The news: Broadcom is the latest US tech company under investigation by the European Commission (EC), for its $61 billion takeover of VMware.
Investigation could stall the deal: A report from Reuters indicates a full-scale probe into Broadcom’s acquisition of VMware, likely to be announced December 20, following initial discussions between Broadcom and the EC last week.
How we got here: Broadcom agreed in May to buy VMware, opening up multiple opportunities in corporate solutions, data center software, edge computing, and Internet of Things (IoT).
- The move is indicative of chipmakers pivoting to cloud and edge computing. In February, AMD bought Xilinx for $49 billion.
- Broadcom, which makes an array of chips used in mobile phones and telecom networks, could expand into cloud services and enable expansion into data centers with VMware’s technology.
- VMware—a cloud computing and virtualization company—has a $40 million market valuation and was previously a subsidiary of Dell Computers.
- The merger could help Broadcom expand into software and services with a focus on the profitable services and cloud computing market.
- VMware, which has more than 500,000 customers—including the big three in cloud, Amazon, Microsoft, and Google—unlocks the growing edge and IoT segment for Broadcom.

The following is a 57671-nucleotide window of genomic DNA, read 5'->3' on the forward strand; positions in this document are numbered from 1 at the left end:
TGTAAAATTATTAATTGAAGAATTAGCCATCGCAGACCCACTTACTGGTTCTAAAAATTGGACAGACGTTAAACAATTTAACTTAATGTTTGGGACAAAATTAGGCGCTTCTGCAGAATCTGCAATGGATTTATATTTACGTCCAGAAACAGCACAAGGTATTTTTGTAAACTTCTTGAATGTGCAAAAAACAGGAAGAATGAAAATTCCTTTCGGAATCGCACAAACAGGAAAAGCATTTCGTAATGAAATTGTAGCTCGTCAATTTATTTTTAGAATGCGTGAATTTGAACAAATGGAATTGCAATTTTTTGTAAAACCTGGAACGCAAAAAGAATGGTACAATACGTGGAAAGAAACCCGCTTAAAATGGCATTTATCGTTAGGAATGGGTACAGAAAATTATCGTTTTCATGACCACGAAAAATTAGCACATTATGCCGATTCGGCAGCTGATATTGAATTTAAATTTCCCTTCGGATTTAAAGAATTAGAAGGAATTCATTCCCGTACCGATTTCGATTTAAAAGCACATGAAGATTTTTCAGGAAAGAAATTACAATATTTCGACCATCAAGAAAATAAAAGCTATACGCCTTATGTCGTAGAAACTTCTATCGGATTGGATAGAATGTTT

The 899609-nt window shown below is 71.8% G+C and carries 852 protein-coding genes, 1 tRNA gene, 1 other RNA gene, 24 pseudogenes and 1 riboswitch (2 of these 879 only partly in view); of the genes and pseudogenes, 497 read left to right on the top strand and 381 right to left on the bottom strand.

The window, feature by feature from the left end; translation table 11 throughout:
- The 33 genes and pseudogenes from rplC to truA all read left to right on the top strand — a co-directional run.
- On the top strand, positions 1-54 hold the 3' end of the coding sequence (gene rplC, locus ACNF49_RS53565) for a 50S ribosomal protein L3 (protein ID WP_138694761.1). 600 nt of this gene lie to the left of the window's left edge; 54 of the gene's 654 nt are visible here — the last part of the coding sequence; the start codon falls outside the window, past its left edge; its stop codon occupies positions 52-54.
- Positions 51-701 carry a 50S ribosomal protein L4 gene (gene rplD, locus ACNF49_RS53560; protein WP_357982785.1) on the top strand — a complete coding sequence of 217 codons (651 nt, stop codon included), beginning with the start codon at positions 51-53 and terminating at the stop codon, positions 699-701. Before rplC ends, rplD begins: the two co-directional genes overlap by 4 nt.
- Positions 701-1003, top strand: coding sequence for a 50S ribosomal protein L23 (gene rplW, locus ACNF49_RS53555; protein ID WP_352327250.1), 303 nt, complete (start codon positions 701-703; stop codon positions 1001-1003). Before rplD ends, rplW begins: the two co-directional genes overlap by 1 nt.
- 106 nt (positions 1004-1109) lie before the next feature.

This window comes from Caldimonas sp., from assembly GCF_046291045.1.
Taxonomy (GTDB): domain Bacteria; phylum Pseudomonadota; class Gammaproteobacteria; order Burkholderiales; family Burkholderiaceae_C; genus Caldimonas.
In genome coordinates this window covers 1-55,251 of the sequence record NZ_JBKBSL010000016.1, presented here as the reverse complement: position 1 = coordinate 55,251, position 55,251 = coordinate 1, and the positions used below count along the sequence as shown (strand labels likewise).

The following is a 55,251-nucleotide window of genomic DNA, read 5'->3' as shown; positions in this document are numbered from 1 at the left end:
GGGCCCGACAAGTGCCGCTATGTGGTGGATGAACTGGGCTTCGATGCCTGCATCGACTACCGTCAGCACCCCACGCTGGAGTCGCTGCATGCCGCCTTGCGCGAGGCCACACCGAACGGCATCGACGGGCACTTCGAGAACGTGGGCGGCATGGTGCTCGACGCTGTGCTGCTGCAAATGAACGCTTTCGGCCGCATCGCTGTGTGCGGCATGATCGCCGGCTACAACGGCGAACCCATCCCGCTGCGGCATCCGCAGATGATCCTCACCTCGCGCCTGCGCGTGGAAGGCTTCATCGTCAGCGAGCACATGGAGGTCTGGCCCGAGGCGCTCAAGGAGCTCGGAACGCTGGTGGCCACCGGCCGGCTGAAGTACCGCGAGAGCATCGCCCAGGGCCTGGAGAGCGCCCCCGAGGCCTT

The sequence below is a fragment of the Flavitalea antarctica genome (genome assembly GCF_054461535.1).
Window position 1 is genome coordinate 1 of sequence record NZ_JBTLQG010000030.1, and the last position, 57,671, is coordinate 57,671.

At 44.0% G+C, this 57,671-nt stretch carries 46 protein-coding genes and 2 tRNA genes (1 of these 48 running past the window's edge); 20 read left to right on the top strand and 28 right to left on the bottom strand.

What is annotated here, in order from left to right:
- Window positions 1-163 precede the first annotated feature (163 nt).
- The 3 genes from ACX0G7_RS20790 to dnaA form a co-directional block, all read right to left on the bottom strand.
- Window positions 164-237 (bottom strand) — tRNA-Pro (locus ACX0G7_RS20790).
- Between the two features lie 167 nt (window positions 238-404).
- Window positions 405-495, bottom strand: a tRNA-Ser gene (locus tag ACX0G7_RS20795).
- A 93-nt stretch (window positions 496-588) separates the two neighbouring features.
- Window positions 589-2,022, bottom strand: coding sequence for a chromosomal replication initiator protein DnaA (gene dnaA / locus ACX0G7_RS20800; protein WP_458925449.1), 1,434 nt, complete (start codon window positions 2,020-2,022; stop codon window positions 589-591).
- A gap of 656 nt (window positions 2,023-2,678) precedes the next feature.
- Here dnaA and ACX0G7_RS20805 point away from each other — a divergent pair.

Building an IoT and edge-computing giant: The combination of Broadcom’s mobile phone and telecom network chips and VMware’s software positions Broadcom as a leader in data center and cloud-computing solutions.
Delayed deals lose value: Large tech M&As are receiving heightened scrutiny, and while European regulators are taking point on ensuring that anticompetitive strategies are kept in check, other regulators are following suit.
- Delayed mergers could result in loss of business, slower integration between companies, and missed opportunities.
- The UK government's Competition and Markets Authority announced late in November that it was opening a preliminary inquiry into the merger.
- The US Federal Trade Commission, which could soon have its hands full with Microsoft, is enacting a review of Broadcom’s agreement focusing on "conglomerate effects of the combination," which could be swayed by overseas regulations.